From the start of Nutcracker season to a tamale festival to ring in the holidays, here are the 13 best things to do in Los Angeles this week.
With 100 percent of the RV meth lab but only a fraction of the twangy guitar that ordinarily accompanies your bathroom breaks, the Breaking Bad Experience is your chance to experience the show in all its glory and trivia. It’s where they had the Good Burger, Peach Pit and Saved by the Max pop-ups, and you’ll get chemical mocktails (try The One Who Knocks), Heisenburgers (which may or may not be meat, but no one is certain), Schraderbräu, a free cocktail and an entree — all served by wait staff in hazmat suits. Not open for breakfast — sorry, Walt Jr.! 7100 Santa Monica Blvd., West Hollywood; Fri., Nov. 29, 4 p.m.; $30. (323) 850-2355, thebreakingbadexperience.com —David Cotner
Fall into this Trap
Contortionists, jugglers, magicians, aerialists, music, comedy and more make up the madcap cabaret known as Scot Nery’s Boobietrap. Nery who has hosted over 250 Boobietrap shows for the past five years (every Wednesday), has made the night a hit, booking bodacious acts of all stripes. Despite the suggestive name, it isn’t a burlesque show, though it is geared toward adults. But this weekend, the show welcomes the kiddies too. Boobietrap Family Fun Shows will be tailored to tykes and adults, with a live band onstage playing between the wacky and wondrous acts —15 to be exact. The non-stop procession on stage for this special edition touts circus people, performance artists, singers, dancers and more for fans of all ages. Boobietrap, 6555 Hollywood Blvd., Hollywood; Fri.-Sat., Nov. 29-30,. 5 p.m. (show, 6 p.m.); $15-$30. boobieLA.com. —Lina Lecaro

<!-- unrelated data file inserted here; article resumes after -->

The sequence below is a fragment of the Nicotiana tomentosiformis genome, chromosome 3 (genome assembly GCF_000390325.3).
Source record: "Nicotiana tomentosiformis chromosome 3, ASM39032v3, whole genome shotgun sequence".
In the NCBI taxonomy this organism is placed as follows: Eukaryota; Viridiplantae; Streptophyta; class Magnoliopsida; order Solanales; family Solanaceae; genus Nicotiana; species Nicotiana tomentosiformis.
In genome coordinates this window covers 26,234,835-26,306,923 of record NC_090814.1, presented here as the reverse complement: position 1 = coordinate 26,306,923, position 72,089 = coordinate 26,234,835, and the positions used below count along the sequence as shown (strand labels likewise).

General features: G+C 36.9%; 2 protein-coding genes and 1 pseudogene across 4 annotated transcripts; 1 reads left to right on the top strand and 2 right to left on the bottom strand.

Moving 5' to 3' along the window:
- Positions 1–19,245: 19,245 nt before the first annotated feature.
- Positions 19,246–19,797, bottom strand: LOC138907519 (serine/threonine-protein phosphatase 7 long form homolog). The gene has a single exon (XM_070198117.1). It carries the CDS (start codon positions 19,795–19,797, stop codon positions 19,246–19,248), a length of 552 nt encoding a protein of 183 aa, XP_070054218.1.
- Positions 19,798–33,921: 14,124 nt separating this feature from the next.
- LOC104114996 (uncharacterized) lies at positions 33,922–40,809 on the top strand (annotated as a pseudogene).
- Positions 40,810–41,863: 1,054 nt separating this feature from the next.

A Musical Volcano
When Igor Stravinsky’s epochal The Rite of Spring received its premiere in Paris in 1913, the work was considered so startling that the audience rioted and engaged in fistfights with one another, although reports from the time vary considerably. The Russian composer’s music was so inventive it opened up vast new ways of shaping sonic structures in the 20th century. Conductor Gustavo Dudamel and L.A. Philharmonic are especially attuned to the piece’s wild dynamics — a febrile collision of sinuously insistent melodies, hard and jagged rhythms, and volcanic eruptions of brass and percussion. L.A. Phil’s concert (non-dance) version of Rite is preceded by Sergei Rachmaninoff’s comparatively traditional but ridiculously lush and beautiful breakthrough, Piano Concerto No. 2, as unraveled with nuance and attentiveness by 25-year-old South Korean pianist Seong-Jin Cho. Walt Disney Concert Hall, 111 S. Grand Ave., downtown; Sat., Nov. 30, 8 p.m., Sun., Dec. 1, 2 p.m.; $20-$265. (323) 850-2000, laphil.org. —Falling James
Nutcrackers on the March